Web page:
A piece of mail addressed to me that arrived a couple of weeks ago bore a return address from something called the “Money Network Cardholder Services.”
It looked like one of the typical junk credit card offers that come in the mail with some frequency. I usually pitch ‘em, but this time I opened it and found inside a Visa debit card in my name and a 16-digit account number. On the back was the logo of something I did not recognize, the logo of “MetaBank” from the Money Network.
My first impulse was to throw it away, but something about it suggested that I should hang onto it and do some checking. For one thing, most of the junk mailings involve credit cards, but this was a “debit” card, and “debit” in the name usually means there’s money sitting on the card.
The attached flyer said the card was my own personal “EIP” – my Economic Impact Payment Card – “containing the money you are receiving as a result of the coronavirus aid, relief, and economic security act (CARES Act). The EIP Card is sponsored by the US Treasury Department’s Bureau of the Fiscal Service as part of the US Debit Card Program. Now that you’ve received your Card, here’s how to activate and start using it.”
Still skeptical, I left it in a pile of other “get around-to-it” mail and message items that relentlessly pile up on the dining room table. And there it sat, unattended but not thrown away, for about two weeks.
Then one day last week came another envelope, this from the US Treasury Department, and an enclosed letter with that scribbled signature that the man who sits in the White House uses, telling me he would send me a card with some money on it to help get through this current fiscal crisis.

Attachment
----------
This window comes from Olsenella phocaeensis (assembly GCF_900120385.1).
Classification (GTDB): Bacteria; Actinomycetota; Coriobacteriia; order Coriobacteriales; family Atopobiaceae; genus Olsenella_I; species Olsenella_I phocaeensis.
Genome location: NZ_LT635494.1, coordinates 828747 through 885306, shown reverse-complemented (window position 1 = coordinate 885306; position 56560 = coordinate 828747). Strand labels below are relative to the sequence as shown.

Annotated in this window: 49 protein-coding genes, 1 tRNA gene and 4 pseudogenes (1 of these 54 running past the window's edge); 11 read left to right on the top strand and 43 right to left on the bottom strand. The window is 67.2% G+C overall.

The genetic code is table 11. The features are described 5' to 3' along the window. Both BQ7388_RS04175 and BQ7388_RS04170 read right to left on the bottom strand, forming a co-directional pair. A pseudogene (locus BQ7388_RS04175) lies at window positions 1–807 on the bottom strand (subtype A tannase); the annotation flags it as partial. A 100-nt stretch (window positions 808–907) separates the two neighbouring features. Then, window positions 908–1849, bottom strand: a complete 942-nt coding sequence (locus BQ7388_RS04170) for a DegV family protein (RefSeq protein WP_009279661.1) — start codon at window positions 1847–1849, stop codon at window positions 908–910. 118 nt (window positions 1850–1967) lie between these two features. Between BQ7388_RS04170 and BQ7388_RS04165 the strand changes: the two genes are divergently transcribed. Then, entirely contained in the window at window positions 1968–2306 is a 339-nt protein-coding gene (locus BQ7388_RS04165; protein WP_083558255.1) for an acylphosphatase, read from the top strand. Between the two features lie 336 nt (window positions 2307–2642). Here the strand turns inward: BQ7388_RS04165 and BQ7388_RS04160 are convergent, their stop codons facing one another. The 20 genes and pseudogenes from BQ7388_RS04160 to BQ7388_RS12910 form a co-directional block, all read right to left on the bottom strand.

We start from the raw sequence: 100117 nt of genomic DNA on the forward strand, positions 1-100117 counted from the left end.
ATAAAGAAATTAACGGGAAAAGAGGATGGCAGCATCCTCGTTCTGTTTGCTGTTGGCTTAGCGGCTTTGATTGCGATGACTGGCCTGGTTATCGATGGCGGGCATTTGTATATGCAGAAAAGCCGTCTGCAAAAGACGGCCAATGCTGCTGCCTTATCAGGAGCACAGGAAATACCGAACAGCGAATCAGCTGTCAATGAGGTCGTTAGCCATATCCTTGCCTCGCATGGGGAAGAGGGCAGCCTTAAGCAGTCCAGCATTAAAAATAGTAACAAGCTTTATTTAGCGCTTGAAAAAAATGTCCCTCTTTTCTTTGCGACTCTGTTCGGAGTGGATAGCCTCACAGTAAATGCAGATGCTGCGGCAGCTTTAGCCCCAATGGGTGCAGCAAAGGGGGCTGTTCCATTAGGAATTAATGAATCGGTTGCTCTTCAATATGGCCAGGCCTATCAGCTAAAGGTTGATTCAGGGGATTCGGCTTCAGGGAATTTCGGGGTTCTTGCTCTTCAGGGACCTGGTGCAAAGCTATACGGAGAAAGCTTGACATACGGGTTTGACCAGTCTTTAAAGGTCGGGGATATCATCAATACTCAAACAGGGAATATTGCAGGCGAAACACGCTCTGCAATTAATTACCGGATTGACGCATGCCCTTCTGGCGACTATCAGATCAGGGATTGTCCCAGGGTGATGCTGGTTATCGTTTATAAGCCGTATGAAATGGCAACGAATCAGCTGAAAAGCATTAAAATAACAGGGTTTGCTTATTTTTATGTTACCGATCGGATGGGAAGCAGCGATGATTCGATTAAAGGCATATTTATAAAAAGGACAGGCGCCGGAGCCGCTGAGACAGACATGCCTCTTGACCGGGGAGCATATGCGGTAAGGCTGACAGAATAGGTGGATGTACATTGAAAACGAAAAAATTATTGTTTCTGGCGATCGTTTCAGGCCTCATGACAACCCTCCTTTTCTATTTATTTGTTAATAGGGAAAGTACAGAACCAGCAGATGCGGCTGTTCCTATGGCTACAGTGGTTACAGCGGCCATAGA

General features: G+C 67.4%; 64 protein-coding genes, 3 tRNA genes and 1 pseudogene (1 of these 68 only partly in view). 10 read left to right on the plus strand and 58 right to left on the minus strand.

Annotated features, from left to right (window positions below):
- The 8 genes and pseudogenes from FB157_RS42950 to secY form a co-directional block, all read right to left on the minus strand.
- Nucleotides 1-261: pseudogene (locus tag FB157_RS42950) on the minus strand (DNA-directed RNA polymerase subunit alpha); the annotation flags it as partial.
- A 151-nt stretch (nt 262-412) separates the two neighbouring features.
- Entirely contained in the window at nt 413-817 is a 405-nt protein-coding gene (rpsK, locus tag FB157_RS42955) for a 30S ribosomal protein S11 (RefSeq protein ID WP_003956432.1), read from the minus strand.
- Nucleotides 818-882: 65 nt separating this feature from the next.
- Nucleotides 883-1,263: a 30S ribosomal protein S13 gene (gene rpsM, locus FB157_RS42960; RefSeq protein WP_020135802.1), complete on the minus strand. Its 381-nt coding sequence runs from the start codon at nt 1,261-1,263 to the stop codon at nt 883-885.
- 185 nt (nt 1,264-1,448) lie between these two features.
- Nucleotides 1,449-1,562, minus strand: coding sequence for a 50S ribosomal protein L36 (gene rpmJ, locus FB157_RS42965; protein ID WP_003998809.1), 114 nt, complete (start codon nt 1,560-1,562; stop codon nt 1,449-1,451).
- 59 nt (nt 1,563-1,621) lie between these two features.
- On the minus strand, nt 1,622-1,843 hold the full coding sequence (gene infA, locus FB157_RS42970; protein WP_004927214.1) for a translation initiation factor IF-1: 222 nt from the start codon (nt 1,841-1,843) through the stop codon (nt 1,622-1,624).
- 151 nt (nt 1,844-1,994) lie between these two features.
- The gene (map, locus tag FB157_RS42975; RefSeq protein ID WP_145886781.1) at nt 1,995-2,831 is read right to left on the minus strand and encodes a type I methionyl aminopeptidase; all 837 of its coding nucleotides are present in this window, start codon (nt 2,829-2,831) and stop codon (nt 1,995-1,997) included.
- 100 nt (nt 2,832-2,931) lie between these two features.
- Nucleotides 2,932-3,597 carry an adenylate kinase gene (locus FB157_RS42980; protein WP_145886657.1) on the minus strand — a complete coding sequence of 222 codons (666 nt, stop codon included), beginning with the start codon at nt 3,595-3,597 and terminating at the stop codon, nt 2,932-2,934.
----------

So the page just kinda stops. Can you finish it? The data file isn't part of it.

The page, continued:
I quickly rescued the debit card from the scrap heap, and read the instructions again. I was told I can use my EIP card to buy groceries at stores, make purchases online, get cash from an ATM, or simply transfer the funds to my bank account. When I registered online, I learned the card contained several hundred dollars – found money, which I almost had thrown away!
It turns out that some four million Americans will receive a COVID 19 stimulus check in the form of a prepaid debit card or a check. Many people would expect such a payment to arrive as a government check or sent by direct deposit into their bank account. So most would think as I did that mail sent by a largely unknown cardholder services is junk mail.
But lo and behold, it’s legit!
So look for the envelope that comes in the mail from “Money Network Cardholder Services.” There has been very little publicity about these cards, but they were mailed out last month and arrived all over town. Maybe you already threw yours away.
The good news is if you did discard or lose yours, the government says it can be replaced. For help, you can call customer service at 1-800-240-8100. The card will be deactivated to prevent anyone from using it, and a new replacement card will be sent to you.